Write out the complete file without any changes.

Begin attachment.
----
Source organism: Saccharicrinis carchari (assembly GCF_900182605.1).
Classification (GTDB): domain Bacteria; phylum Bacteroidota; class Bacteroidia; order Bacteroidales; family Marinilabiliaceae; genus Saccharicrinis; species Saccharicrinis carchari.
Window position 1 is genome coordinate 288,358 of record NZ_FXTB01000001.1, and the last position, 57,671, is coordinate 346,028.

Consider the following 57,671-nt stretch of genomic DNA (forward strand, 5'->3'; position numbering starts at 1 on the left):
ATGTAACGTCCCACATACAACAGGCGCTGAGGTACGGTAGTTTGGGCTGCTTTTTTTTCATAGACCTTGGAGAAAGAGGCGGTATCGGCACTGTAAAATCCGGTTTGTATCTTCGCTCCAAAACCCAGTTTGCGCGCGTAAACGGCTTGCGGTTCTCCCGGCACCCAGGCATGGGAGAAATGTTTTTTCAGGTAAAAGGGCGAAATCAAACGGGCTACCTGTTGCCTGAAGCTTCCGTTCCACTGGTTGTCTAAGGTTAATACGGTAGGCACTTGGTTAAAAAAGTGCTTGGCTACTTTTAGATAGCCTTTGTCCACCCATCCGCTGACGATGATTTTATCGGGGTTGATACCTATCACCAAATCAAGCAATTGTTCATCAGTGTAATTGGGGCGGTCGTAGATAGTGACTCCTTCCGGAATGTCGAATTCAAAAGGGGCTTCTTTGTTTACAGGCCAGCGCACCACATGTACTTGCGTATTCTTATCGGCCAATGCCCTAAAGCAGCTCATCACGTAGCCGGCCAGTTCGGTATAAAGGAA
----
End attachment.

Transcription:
Source organism: Saccharicrinis carchari (assembly GCF_900182605.1).
Classification (GTDB): domain Bacteria; phylum Bacteroidota; class Bacteroidia; order Bacteroidales; family Marinilabiliaceae; genus Saccharicrinis; species Saccharicrinis carchari.
Window position 1 is genome coordinate 288,358 of record NZ_FXTB01000001.1, and the last position, 57,671, is coordinate 346,028.

Consider the following 57,671-nt stretch of genomic DNA (forward strand, 5'->3'; position numbering starts at 1 on the left):
ATGTAACGTCCCACATACAACAGGCGCTGAGGTACGGTAGTTTGGGCTGCTTTTTTTTCATAGACCTTGGAGAAAGAGGCGGTATCGGCACTGTAAAATCCGGTTTGTATCTTCGCTCCAAAACCCAGTTTGCGCGCGTAAACGGCTTGCGGTTCTCCCGGCACCCAGGCATGGGAGAAATGTTTTTTCAGGTAAAAGGGCGAAATCAAACGGGCTACCTGTTGCCTGAAGCTTCCGTTCCACTGGTTGTCTAAGGTTAATACGGTAGGCACTTGGTTAAAAAAGTGCTTGGCTACTTTTAGATAGCCTTTGTCCACCCATCCGCTGACGATGATTTTATCGGGGTTGATACCTATCACCAAATCAAGCAATTGTTCATCAGTGTAATTGGGGCGGTCGTAGATAGTGACTCCTTCCGGAATGTCGAATTCAAAAGGGGCTTCTTTGTTTACAGGCCAGCGCACCACATGTACTTGCGTATTCTTATCGGCCAATGCCCTAAAGCAGCTCATCACGTAGCCGGCCAGTTCGGTATAAAGGAA